WSJ Trabant


The Wall Street Journal, April 24, 2009

The Little Car That Could (Sort Of): a Trabant Tribute

ROTTERDAM — After the collapse of Communism in the fall of 1989, Germans on both sides of the Wall quickly realized that East Germany’s economy was in worse shape than anyone had imagined. By the summer of 1990, as East Germans struggled to find their place in what everyone called the “market economy” and as West Germans tried to find some kernel of worth in the wreckage of the GDR, a little car came to the rescue, providing a few needed months of good cheer.

The Trabant — generally referred to by its almost human-sounding nickname, “Trabi” — was the world’s first plastic automobile, with a body made of Duroplast, a cotton-reinforced relative of Formica. Like just about everything else in the GDR, the Trabi reached its peak in the early 1960s, and then stalled. As the decades progressed, some three million cars, each one of vintage Sputnik-era design, rolled off the assembly line in the Saxon town of Zwickau. In 1990, the car got a brief second wind when it became a sudden point of pride for East Germans, and an object of camp curiosity in the West.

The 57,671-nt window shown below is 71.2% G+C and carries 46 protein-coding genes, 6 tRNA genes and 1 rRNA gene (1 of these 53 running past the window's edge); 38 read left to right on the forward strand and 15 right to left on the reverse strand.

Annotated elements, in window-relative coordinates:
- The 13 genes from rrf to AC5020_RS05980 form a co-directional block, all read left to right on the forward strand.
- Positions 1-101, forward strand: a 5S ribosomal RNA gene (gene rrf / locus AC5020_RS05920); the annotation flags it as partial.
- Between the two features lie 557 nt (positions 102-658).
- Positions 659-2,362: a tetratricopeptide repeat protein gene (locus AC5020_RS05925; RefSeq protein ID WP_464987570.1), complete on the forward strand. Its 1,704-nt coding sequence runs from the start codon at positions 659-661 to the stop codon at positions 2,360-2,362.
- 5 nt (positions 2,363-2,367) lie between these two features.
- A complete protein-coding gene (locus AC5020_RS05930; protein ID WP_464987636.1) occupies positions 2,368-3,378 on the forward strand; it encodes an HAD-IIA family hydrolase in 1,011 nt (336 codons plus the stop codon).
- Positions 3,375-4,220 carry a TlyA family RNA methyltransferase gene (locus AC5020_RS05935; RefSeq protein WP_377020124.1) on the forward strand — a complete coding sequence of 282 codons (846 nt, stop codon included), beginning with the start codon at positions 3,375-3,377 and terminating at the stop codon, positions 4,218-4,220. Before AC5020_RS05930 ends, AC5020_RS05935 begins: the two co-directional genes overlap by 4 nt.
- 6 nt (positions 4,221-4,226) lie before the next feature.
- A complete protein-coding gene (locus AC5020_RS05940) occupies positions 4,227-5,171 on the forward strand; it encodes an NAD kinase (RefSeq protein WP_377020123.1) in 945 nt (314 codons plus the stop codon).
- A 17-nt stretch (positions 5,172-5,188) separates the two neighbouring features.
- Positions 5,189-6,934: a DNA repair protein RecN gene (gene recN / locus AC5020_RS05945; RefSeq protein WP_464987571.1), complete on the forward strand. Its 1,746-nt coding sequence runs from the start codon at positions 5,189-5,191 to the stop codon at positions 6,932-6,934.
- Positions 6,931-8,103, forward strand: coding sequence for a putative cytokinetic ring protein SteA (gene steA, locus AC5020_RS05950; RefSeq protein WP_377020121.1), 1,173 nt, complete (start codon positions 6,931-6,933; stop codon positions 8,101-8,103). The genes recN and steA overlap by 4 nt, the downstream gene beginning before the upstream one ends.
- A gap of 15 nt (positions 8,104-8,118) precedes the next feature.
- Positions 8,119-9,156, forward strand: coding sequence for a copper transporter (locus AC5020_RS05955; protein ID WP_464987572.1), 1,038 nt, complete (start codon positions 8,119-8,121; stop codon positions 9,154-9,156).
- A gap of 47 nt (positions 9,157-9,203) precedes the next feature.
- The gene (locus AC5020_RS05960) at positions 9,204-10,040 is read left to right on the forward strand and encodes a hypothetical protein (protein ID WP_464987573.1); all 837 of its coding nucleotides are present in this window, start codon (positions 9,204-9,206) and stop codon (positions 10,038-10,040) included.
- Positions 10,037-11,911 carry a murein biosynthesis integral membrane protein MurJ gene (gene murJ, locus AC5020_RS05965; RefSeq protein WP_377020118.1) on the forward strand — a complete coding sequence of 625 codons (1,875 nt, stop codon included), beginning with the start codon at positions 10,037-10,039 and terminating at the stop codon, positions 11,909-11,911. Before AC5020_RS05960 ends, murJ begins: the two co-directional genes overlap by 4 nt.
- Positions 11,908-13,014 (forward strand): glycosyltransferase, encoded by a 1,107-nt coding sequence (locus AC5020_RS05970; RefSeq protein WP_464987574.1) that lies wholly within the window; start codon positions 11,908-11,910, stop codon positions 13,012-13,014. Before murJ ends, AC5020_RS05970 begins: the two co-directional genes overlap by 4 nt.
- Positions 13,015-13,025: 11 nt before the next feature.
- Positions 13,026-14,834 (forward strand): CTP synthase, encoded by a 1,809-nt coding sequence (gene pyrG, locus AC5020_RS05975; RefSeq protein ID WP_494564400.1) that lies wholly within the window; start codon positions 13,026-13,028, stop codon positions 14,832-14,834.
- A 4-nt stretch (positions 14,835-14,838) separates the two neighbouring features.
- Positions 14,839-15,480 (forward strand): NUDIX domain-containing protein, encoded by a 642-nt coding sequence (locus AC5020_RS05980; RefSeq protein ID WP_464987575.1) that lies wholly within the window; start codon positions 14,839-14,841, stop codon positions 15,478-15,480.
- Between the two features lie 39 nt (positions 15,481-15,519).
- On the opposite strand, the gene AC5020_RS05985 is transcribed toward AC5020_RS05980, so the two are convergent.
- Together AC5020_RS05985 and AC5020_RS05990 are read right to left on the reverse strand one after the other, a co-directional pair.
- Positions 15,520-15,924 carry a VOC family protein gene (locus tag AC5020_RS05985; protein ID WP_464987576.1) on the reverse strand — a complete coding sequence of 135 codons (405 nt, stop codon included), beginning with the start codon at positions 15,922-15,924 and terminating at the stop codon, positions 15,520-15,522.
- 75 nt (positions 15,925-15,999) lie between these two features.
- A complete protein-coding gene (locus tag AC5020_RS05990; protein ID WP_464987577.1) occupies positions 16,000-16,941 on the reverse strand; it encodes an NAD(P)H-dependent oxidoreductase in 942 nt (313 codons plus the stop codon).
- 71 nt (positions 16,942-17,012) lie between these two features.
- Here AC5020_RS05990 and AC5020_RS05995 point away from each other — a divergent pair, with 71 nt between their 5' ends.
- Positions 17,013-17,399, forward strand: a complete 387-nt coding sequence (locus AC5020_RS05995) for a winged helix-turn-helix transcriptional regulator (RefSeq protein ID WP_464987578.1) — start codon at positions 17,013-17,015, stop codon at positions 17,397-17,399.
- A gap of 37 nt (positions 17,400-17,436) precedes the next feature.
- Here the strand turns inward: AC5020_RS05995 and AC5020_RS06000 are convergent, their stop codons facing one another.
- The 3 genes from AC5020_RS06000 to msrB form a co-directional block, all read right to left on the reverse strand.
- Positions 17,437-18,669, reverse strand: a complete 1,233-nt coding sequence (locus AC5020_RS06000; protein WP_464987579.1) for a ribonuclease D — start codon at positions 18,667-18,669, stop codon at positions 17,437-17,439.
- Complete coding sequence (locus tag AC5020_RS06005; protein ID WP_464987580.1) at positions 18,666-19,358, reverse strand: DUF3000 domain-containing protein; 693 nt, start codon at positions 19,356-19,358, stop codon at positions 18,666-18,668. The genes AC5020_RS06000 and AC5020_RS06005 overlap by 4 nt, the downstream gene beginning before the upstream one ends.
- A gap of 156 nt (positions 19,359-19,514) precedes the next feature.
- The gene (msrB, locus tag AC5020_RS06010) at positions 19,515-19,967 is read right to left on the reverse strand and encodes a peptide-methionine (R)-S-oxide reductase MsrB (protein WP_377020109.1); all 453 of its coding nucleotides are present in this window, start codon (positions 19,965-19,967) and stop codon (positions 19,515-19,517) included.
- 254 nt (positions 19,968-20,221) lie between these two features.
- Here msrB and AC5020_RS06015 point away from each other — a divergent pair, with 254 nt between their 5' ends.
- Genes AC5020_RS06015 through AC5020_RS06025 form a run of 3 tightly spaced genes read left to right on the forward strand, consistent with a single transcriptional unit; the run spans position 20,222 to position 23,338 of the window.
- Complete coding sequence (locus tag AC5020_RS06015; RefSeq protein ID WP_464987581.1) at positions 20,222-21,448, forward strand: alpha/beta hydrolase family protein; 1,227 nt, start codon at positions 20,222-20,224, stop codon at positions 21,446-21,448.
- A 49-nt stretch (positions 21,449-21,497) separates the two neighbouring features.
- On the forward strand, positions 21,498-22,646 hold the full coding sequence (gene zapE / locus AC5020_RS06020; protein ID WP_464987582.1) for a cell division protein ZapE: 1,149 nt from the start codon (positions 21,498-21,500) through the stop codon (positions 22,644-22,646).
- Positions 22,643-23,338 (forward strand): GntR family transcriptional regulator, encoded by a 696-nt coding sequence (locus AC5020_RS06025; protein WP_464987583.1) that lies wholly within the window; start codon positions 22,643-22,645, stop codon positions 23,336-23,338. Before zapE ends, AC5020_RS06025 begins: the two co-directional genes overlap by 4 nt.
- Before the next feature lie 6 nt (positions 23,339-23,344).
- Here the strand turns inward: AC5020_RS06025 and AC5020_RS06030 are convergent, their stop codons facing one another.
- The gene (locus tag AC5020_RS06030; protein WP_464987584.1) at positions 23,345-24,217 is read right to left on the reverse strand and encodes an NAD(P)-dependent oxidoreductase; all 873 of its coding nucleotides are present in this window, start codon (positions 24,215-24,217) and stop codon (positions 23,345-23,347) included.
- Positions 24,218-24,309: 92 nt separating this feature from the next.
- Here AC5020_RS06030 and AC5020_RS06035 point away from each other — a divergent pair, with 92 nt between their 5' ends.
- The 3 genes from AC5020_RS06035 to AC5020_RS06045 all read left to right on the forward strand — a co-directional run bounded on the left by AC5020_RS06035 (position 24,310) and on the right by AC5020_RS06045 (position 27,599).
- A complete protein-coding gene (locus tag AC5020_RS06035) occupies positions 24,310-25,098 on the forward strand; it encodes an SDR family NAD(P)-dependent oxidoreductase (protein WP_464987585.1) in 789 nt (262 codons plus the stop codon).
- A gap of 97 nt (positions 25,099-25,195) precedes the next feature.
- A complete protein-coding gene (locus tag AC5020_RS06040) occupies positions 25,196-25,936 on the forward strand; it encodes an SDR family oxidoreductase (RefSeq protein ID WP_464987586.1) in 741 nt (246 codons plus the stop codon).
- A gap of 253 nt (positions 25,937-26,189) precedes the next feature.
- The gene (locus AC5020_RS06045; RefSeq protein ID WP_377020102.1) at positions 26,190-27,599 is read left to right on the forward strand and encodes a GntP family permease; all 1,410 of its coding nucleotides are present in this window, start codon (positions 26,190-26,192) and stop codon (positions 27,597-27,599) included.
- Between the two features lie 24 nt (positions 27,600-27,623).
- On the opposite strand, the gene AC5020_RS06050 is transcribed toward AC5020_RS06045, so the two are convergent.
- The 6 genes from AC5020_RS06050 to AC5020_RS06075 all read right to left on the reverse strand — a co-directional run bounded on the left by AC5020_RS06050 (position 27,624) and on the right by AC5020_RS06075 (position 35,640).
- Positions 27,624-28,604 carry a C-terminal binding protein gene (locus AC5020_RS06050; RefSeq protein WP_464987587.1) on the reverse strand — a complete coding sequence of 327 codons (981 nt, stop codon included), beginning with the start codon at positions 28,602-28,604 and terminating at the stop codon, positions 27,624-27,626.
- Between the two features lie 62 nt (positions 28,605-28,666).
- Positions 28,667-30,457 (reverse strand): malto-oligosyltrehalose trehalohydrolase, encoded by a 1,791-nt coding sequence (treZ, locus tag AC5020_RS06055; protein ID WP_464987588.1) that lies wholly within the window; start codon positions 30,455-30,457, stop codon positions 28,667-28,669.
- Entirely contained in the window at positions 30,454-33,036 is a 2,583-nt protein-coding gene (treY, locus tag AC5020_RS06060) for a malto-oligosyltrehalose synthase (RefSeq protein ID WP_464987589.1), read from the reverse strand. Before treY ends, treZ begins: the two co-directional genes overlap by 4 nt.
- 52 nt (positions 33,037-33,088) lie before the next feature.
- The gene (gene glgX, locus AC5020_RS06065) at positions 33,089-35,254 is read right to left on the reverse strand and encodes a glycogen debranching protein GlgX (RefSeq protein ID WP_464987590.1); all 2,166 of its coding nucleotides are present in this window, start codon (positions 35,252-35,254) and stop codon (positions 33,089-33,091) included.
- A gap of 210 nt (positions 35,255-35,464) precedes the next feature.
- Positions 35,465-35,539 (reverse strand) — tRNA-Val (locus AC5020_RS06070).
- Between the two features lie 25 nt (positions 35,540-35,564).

In the early ’90s, a young Dutch photographer named Martin Roemers made three trips to the Trabant plant in Zwickau, and now Rotterdam’s Kunsthal presents what he found in a bittersweet exhibition called “A Tribute to the Trabant.”

The show is less a tribute to the Trabant than to the people who made it. The black-and-white photographs, which have captions rather than titles, catch the GDR in its death throes, but also record the durable humanity of its citizens. Here are assembly workers, custodians and painters, all smiling for Mr. Roemers while the world around them crumbles. There is a surreal sadness in these photos, as the resolutely old-fashioned Trabant, in various stages of production, slides along in scene after scene — as immune to change, and to the damaged lives around it, as a layer of inert gas.

In 1992, Mr. Roemers returned to Zwickau, where the revamped Trabi plant was busy producing Volkswagens, and his final photographs record the junk dealers and recyclers hard at work, disposing of the Trabant’s last traces. A farewell shot shows a train loaded with new VWs, riding into the future.

—J.S. Marcus